Working closely with people and their money for almost 35 years, I've seen and learned a great deal about human behavior. As doctors observe the physical impact of bad health habits and counselors uncover the personal and relational damage of bad life choices, caring advisors contend with...

The BrickMy wife is a genius, and I will tell you why. Whenever we go out to eat, no matter where we go, she is strictly "no phones." I don't care if we're having a conversation about movies and one of us might be tempted to IMDB an actress, or if out of habit I pull out my phone to tweet something dumb--doesn't matter. NO PHONES AT DINNER.

Are your options wide enough? Have you ever noticed when filming activities like children playing, school plays, or sporting events, how difficult it is to capture the whole story? There's so much going on outside the tight focus of the camera's lens we can't possibly capture it all. Regrettably, the phenomenon also explains a significant part of our lives and how we make decisions and plans. Chip and Dan Heath, in their book Decisive, use teenagers to illustrate how narrow our frames of reference can be for most of our decisions, even the most important ones. They are called single-option decisions. For example, 'should I break up with my boyfriend or not?' is a single option decision.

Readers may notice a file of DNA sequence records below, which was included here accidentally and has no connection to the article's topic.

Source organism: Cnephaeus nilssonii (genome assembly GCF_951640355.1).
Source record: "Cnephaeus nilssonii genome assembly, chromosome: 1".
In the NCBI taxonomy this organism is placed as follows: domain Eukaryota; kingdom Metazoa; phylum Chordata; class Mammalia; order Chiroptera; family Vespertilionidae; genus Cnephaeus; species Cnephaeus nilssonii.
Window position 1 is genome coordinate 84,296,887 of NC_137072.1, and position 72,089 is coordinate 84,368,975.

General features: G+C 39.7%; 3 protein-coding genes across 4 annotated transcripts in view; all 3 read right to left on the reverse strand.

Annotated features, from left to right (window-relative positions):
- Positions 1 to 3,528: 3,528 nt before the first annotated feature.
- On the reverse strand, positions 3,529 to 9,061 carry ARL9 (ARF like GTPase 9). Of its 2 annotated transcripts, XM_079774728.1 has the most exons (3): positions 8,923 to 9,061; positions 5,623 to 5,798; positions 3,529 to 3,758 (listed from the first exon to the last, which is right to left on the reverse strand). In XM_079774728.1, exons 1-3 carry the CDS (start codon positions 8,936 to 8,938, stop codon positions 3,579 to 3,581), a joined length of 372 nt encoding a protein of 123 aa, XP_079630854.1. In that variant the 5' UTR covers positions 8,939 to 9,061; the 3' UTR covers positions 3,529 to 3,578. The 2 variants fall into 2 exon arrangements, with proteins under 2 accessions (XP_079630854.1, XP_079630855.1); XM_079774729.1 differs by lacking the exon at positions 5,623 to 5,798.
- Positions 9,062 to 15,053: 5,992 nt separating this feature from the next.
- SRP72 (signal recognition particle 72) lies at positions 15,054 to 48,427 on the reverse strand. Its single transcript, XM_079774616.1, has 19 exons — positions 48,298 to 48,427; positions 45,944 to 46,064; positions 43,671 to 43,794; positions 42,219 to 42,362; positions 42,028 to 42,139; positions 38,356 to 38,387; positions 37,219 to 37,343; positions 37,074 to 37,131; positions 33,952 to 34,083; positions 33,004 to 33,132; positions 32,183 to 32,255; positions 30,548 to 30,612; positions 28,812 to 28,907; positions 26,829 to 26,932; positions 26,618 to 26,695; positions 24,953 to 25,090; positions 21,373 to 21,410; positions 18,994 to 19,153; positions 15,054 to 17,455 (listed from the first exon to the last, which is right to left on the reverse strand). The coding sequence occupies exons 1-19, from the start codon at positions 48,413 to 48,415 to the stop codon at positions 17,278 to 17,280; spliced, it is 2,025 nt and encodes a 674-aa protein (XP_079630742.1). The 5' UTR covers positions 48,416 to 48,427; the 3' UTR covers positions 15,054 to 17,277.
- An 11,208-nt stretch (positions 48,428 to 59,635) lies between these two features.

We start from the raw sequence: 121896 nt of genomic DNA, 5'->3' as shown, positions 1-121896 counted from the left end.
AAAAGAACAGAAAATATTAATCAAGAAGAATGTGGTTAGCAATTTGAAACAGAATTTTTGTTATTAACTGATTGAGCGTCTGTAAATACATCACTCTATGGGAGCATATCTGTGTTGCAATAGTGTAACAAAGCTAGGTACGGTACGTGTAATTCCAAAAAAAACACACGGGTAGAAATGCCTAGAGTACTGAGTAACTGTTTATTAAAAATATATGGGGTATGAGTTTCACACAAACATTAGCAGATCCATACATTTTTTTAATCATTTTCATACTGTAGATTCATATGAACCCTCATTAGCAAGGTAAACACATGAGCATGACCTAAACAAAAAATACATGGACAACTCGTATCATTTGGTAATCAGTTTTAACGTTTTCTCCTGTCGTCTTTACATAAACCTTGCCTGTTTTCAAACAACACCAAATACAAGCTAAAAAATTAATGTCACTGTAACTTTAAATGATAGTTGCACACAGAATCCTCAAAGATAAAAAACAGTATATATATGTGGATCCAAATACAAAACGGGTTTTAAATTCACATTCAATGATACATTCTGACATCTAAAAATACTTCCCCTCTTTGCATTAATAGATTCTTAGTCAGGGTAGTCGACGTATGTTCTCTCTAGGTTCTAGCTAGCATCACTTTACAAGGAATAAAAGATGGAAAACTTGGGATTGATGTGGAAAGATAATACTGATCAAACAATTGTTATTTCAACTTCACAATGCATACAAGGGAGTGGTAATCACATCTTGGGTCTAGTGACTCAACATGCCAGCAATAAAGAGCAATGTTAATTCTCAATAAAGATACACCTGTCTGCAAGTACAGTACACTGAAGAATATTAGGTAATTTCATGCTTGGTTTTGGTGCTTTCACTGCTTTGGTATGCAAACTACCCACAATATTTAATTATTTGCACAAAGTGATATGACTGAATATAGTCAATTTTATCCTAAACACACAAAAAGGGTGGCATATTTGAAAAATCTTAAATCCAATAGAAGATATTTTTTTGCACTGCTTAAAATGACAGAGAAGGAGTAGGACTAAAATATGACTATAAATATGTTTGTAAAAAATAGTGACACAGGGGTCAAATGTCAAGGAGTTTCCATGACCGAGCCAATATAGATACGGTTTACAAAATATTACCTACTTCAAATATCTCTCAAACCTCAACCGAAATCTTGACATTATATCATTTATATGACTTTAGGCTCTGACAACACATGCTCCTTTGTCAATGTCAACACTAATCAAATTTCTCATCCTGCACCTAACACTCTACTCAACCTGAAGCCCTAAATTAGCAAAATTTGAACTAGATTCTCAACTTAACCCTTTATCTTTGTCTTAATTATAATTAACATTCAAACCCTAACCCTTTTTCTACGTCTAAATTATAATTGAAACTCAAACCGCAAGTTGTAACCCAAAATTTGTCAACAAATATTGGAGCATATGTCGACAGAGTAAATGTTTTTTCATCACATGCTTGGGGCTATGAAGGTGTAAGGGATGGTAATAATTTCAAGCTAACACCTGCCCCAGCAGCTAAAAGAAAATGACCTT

If you knew there were things you could do today to improve your lifestyle both now and in the future, why would you wait? In fact, if you could see into the future to learn how much more wealth you might generate with just a few tweaks and adjustments to your current course to get you on an optimal course, would you act? After all, every day you wait has a compounding effect on your wealth improvement in the long run.